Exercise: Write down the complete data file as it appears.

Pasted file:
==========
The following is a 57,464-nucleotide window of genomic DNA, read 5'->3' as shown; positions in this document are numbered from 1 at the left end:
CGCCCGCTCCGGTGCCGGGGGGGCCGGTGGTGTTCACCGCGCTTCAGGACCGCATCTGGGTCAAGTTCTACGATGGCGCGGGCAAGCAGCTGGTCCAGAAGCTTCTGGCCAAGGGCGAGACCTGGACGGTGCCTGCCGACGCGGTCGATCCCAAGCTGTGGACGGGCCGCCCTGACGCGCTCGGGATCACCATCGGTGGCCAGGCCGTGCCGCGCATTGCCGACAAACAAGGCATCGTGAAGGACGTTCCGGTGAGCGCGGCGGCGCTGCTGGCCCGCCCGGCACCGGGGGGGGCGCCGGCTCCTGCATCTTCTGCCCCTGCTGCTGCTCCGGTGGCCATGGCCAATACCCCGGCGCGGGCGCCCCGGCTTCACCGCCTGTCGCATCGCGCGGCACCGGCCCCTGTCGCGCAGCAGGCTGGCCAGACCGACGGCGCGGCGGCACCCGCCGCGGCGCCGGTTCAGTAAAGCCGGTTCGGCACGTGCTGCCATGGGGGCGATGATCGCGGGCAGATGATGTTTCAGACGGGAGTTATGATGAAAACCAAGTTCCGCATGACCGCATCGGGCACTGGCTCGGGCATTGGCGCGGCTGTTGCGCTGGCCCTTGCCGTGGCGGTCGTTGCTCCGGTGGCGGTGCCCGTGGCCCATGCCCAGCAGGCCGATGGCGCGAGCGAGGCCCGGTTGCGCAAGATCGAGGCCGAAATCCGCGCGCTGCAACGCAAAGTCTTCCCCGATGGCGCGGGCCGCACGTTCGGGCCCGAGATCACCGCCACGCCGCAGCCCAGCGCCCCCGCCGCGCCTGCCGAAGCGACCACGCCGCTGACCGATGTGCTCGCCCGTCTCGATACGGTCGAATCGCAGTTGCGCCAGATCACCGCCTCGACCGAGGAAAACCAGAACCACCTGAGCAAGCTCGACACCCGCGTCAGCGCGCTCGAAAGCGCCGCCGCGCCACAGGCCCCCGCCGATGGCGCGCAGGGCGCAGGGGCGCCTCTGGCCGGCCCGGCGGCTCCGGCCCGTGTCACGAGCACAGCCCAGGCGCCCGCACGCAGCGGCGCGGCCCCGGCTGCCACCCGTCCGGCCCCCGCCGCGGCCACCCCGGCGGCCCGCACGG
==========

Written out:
The following is a 57,464-nucleotide window of genomic DNA, read 5'->3' as shown; positions in this document are numbered from 1 at the left end:
CGCCCGCTCCGGTGCCGGGGGGGCCGGTGGTGTTCACCGCGCTTCAGGACCGCATCTGGGTCAAGTTCTACGATGGCGCGGGCAAGCAGCTGGTCCAGAAGCTTCTGGCCAAGGGCGAGACCTGGACGGTGCCTGCCGACGCGGTCGATCCCAAGCTGTGGACGGGCCGCCCTGACGCGCTCGGGATCACCATCGGTGGCCAGGCCGTGCCGCGCATTGCCGACAAACAAGGCATCGTGAAGGACGTTCCGGTGAGCGCGGCGGCGCTGCTGGCCCGCCCGGCACCGGGGGGGGCGCCGGCTCCTGCATCTTCTGCCCCTGCTGCTGCTCCGGTGGCCATGGCCAATACCCCGGCGCGGGCGCCCCGGCTTCACCGCCTGTCGCATCGCGCGGCACCGGCCCCTGTCGCGCAGCAGGCTGGCCAGACCGACGGCGCGGCGGCACCCGCCGCGGCGCCGGTTCAGTAAAGCCGGTTCGGCACGTGCTGCCATGGGGGCGATGATCGCGGGCAGATGATGTTTCAGACGGGAGTTATGATGAAAACCAAGTTCCGCATGACCGCATCGGGCACTGGCTCGGGCATTGGCGCGGCTGTTGCGCTGGCCCTTGCCGTGGCGGTCGTTGCTCCGGTGGCGGTGCCCGTGGCCCATGCCCAGCAGGCCGATGGCGCGAGCGAGGCCCGGTTGCGCAAGATCGAGGCCGAAATCCGCGCGCTGCAACGCAAAGTCTTCCCCGATGGCGCGGGCCGCACGTTCGGGCCCGAGATCACCGCCACGCCGCAGCCCAGCGCCCCCGCCGCGCCTGCCGAAGCGACCACGCCGCTGACCGATGTGCTCGCCCGTCTCGATACGGTCGAATCGCAGTTGCGCCAGATCACCGCCTCGACCGAGGAAAACCAGAACCACCTGAGCAAGCTCGACACCCGCGTCAGCGCGCTCGAAAGCGCCGCCGCGCCACAGGCCCCCGCCGATGGCGCGCAGGGCGCAGGGGCGCCTCTGGCCGGCCCGGCGGCTCCGGCCCGTGTCACGAGCACAGCCCAGGCGCCCGCACGCAGCGGCGCGGCCCCGGCTGCCACCCGTCCGGCCCCCGCCGCGGCCACCCCGGCGGCCCGCACGG